Kayaking is usually differentiated from canoeing by the sitting position of the paddler and the number of blades on the paddle.
A kayak is defined by the International Canoe Federation as a boat where the paddler faces forward, legs in front, using a double bladed paddle. Almost all kayaks have big decks although there are more and more sit-on-top kayaks. There are now several types of kayaks throughout the world. Here is a short summary of the main types of existing kayaks.
Whitewater kayaks are, in most cases, highly maneuverable boats usually for a single paddler. They include such specialized boats as playboats and slalom kayaks. White water racers combine a fast, unstable lower hull portion with a flared upper hull portion to combine flat water racing speed with extra stability in open water.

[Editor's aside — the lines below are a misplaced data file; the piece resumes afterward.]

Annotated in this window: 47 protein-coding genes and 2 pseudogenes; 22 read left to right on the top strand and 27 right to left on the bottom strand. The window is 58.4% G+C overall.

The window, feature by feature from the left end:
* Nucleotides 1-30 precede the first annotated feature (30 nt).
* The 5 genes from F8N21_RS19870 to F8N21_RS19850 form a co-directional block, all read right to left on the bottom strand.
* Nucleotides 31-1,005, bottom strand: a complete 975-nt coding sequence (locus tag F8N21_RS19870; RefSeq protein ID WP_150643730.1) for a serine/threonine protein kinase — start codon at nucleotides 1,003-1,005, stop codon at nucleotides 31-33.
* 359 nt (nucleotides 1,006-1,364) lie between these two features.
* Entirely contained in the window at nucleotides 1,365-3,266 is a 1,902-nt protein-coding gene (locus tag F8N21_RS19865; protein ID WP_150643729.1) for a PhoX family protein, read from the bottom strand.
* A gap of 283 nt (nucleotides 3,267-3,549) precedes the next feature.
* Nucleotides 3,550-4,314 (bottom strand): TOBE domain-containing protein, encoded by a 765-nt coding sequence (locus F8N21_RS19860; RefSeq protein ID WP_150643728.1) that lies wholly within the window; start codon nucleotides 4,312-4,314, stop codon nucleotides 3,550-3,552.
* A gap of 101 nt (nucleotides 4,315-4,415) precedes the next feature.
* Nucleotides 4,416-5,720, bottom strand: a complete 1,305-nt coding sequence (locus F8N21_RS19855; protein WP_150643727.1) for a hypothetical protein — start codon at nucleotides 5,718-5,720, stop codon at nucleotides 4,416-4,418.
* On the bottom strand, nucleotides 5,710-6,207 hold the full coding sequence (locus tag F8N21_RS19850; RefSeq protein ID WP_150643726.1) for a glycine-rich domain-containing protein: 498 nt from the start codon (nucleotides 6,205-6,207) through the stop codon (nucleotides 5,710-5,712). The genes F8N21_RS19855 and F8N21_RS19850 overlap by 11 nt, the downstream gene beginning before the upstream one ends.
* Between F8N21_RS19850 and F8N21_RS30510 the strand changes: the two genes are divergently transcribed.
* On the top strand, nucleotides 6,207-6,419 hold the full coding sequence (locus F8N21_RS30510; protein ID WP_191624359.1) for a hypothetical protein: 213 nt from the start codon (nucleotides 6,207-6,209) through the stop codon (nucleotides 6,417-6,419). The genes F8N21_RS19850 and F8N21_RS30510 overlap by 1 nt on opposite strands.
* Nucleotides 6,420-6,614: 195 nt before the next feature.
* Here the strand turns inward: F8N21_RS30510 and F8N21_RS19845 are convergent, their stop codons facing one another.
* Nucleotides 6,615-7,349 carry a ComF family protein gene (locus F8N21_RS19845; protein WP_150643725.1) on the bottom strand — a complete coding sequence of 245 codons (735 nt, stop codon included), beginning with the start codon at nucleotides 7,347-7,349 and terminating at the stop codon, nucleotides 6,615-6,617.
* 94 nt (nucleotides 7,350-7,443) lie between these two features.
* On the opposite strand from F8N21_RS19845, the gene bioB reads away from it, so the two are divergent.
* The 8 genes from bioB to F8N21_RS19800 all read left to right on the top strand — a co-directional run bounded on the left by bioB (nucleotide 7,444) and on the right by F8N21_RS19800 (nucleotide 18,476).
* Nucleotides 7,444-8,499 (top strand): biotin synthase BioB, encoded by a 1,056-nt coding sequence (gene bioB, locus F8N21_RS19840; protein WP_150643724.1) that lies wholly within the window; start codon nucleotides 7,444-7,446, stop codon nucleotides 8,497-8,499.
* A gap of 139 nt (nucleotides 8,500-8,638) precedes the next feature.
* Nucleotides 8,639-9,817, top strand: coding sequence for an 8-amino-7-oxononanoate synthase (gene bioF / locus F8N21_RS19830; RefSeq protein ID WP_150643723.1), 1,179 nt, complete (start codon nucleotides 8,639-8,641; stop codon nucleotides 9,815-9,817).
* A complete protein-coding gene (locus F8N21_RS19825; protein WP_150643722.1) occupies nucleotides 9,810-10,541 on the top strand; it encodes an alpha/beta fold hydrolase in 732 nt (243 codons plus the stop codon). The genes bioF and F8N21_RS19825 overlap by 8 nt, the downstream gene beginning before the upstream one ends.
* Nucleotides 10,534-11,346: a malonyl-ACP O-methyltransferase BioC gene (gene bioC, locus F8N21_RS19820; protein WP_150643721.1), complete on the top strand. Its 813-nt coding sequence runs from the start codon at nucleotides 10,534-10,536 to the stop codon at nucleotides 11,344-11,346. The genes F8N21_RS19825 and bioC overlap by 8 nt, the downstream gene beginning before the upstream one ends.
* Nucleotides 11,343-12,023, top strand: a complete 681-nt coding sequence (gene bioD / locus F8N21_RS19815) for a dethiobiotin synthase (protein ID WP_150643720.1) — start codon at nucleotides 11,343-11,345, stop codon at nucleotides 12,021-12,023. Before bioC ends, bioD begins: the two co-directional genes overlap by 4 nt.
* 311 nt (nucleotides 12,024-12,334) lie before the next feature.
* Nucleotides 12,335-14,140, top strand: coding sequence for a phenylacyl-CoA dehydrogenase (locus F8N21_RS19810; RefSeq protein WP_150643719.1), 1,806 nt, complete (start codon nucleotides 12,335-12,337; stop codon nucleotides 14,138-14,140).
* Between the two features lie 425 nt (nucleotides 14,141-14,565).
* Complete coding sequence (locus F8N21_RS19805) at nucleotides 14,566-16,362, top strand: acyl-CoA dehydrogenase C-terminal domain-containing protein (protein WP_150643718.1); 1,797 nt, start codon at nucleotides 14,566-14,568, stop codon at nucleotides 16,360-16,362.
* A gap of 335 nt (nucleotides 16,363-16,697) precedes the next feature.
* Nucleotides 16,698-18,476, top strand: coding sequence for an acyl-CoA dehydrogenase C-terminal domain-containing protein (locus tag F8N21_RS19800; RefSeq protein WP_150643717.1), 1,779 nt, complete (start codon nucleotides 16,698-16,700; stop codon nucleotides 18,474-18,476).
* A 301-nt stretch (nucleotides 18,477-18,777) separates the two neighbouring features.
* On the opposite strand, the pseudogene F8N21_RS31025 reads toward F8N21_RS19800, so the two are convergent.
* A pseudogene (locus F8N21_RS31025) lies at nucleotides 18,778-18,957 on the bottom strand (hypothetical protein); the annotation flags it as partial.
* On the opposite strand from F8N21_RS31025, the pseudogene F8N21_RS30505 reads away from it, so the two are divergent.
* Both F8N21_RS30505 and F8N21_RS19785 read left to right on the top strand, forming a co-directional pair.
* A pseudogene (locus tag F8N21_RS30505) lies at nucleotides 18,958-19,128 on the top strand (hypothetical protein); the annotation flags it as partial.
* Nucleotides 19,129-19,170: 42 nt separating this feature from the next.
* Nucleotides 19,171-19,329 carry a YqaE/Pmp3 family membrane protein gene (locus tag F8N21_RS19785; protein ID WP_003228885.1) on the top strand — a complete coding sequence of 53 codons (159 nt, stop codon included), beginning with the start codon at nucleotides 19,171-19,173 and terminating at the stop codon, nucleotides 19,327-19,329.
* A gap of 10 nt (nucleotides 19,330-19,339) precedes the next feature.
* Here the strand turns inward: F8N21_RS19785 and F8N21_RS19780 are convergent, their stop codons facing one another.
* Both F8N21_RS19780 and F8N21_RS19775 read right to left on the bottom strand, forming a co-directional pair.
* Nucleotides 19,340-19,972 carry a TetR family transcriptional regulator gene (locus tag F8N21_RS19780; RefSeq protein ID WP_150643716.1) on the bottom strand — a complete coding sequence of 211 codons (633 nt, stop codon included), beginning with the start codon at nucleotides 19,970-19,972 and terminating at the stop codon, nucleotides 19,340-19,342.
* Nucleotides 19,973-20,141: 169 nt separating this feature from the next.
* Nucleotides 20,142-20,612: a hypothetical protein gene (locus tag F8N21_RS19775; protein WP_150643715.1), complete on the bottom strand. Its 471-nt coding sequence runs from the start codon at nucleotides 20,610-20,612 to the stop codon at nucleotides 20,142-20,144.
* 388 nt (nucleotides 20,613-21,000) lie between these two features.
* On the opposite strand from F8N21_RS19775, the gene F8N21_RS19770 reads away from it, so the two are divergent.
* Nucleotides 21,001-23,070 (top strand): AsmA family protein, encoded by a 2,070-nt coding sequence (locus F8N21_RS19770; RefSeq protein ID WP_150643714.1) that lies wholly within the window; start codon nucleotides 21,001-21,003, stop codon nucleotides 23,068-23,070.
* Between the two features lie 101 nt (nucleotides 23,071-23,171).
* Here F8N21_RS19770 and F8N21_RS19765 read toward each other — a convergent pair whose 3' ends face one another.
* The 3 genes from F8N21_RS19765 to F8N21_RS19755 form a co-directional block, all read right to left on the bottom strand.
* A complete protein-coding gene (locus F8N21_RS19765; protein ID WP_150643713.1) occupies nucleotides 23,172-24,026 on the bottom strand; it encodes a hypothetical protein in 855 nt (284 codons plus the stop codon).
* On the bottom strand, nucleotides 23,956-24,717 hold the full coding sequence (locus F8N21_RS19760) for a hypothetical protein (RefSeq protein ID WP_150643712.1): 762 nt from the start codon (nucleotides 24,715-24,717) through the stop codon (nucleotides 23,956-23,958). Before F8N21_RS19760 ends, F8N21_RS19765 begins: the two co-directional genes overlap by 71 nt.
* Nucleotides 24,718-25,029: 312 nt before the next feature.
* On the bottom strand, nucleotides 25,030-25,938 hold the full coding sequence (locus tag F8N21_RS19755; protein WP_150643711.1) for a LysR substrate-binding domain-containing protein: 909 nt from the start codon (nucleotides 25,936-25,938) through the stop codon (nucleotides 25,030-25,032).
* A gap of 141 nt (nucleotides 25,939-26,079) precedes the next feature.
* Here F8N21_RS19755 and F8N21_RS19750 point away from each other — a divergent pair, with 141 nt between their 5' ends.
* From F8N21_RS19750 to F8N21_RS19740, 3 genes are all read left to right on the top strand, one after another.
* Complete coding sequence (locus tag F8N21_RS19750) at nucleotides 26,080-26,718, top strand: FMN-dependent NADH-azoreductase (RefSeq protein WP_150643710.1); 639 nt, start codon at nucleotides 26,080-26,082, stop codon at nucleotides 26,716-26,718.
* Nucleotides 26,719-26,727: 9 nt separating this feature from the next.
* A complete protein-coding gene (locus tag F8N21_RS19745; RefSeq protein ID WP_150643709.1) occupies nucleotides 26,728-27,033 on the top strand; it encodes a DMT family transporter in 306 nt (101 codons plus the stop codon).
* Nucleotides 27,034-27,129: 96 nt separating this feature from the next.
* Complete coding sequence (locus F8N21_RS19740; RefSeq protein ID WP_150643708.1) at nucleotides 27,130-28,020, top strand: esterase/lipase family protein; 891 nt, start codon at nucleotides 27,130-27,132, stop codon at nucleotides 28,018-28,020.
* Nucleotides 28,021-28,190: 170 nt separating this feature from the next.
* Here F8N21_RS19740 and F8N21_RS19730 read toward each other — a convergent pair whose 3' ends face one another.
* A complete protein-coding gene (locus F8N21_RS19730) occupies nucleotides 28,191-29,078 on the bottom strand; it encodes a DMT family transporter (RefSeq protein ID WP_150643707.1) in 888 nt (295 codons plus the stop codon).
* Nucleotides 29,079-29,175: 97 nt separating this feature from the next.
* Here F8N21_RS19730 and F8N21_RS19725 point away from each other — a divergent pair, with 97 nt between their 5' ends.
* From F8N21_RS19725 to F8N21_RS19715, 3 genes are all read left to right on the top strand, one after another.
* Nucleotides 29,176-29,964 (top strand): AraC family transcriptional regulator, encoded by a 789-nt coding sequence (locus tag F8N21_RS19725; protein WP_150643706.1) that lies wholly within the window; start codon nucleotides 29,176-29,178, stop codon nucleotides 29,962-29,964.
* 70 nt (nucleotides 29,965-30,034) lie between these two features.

Surf skis, are specialized narrow and long boats for racing, surfing breaking waves and surf-zone rescues. Racing kayaks are designed for speed, and usually require substantial skill to achieve stability, due to extremely narrow hulls, though downriver racing kayaks are a hybrid style with whitewater boats.
Sea kayaks are typically designed for travel by one or two paddlers on open water and in many cases trade maneuverability for seaworthiness, stability, and cargo capacity.